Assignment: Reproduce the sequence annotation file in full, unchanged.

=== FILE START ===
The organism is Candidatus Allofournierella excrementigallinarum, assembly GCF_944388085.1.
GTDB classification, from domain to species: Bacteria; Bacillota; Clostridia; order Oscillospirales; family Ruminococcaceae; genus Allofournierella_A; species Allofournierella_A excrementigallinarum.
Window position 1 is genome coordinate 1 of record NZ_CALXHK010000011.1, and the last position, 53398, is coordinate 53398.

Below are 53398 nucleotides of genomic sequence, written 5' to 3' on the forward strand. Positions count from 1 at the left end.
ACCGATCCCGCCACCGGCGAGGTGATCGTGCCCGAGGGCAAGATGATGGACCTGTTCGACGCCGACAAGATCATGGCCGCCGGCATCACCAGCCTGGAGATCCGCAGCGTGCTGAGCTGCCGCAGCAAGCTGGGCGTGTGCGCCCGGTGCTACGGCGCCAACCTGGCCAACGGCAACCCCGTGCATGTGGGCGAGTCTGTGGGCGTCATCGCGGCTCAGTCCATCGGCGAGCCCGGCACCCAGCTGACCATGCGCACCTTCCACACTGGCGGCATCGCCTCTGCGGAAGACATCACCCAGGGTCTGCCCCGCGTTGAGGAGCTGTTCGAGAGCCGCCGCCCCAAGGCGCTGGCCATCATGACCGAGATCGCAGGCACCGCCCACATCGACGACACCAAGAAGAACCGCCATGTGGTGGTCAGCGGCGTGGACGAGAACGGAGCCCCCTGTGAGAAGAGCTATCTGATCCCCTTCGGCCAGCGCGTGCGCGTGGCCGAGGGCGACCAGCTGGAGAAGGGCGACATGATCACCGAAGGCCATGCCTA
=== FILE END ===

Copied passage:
The organism is Candidatus Allofournierella excrementigallinarum, assembly GCF_944388085.1.
GTDB classification, from domain to species: Bacteria; Bacillota; Clostridia; order Oscillospirales; family Ruminococcaceae; genus Allofournierella_A; species Allofournierella_A excrementigallinarum.
Window position 1 is genome coordinate 1 of record NZ_CALXHK010000011.1, and the last position, 53398, is coordinate 53398.

Below are 53398 nucleotides of genomic sequence, written 5' to 3' on the forward strand. Positions count from 1 at the left end.
ACCGATCCCGCCACCGGCGAGGTGATCGTGCCCGAGGGCAAGATGATGGACCTGTTCGACGCCGACAAGATCATGGCCGCCGGCATCACCAGCCTGGAGATCCGCAGCGTGCTGAGCTGCCGCAGCAAGCTGGGCGTGTGCGCCCGGTGCTACGGCGCCAACCTGGCCAACGGCAACCCCGTGCATGTGGGCGAGTCTGTGGGCGTCATCGCGGCTCAGTCCATCGGCGAGCCCGGCACCCAGCTGACCATGCGCACCTTCCACACTGGCGGCATCGCCTCTGCGGAAGACATCACCCAGGGTCTGCCCCGCGTTGAGGAGCTGTTCGAGAGCCGCCGCCCCAAGGCGCTGGCCATCATGACCGAGATCGCAGGCACCGCCCACATCGACGACACCAAGAAGAACCGCCATGTGGTGGTCAGCGGCGTGGACGAGAACGGAGCCCCCTGTGAGAAGAGCTATCTGATCCCCTTCGGCCAGCGCGTGCGCGTGGCCGAGGGCGACCAGCTGGAGAAGGGCGACATGATCACCGAAGGCCATGCCTA